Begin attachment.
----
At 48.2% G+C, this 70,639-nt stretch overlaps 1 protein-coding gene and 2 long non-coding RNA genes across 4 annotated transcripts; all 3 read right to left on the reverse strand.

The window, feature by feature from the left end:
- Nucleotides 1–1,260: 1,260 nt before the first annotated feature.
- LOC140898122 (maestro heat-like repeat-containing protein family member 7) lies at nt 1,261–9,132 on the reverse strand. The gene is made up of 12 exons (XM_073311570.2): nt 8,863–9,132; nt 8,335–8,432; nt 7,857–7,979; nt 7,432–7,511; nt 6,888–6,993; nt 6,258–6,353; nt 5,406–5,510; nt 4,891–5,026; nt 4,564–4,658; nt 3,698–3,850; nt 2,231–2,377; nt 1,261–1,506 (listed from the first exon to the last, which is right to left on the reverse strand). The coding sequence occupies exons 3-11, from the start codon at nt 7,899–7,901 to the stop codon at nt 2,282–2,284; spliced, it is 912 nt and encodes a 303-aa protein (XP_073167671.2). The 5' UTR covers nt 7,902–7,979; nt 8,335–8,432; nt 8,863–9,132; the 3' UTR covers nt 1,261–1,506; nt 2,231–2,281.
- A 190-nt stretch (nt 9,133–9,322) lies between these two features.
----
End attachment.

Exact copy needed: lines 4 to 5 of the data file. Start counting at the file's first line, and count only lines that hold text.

- LOC140898122 (maestro heat-like repeat-containing protein family member 7) lies at nt 1,261–9,132 on the reverse strand. The gene is made up of 12 exons (XM_073311570.2): nt 8,863–9,132; nt 8,335–8,432; nt 7,857–7,979; nt 7,432–7,511; nt 6,888–6,993; nt 6,258–6,353; nt 5,406–5,510; nt 4,891–5,026; nt 4,564–4,658; nt 3,698–3,850; nt 2,231–2,377; nt 1,261–1,506 (listed from the first exon to the last, which is right to left on the reverse strand). The coding sequence occupies exons 3-11, from the start codon at nt 7,899–7,901 to the stop codon at nt 2,282–2,284; spliced, it is 912 nt and encodes a 303-aa protein (XP_073167671.2). The 5' UTR covers nt 7,902–7,979; nt 8,335–8,432; nt 8,863–9,132; the 3' UTR covers nt 1,261–1,506; nt 2,231–2,281.
- A 190-nt stretch (nt 9,133–9,322) lies between these two features.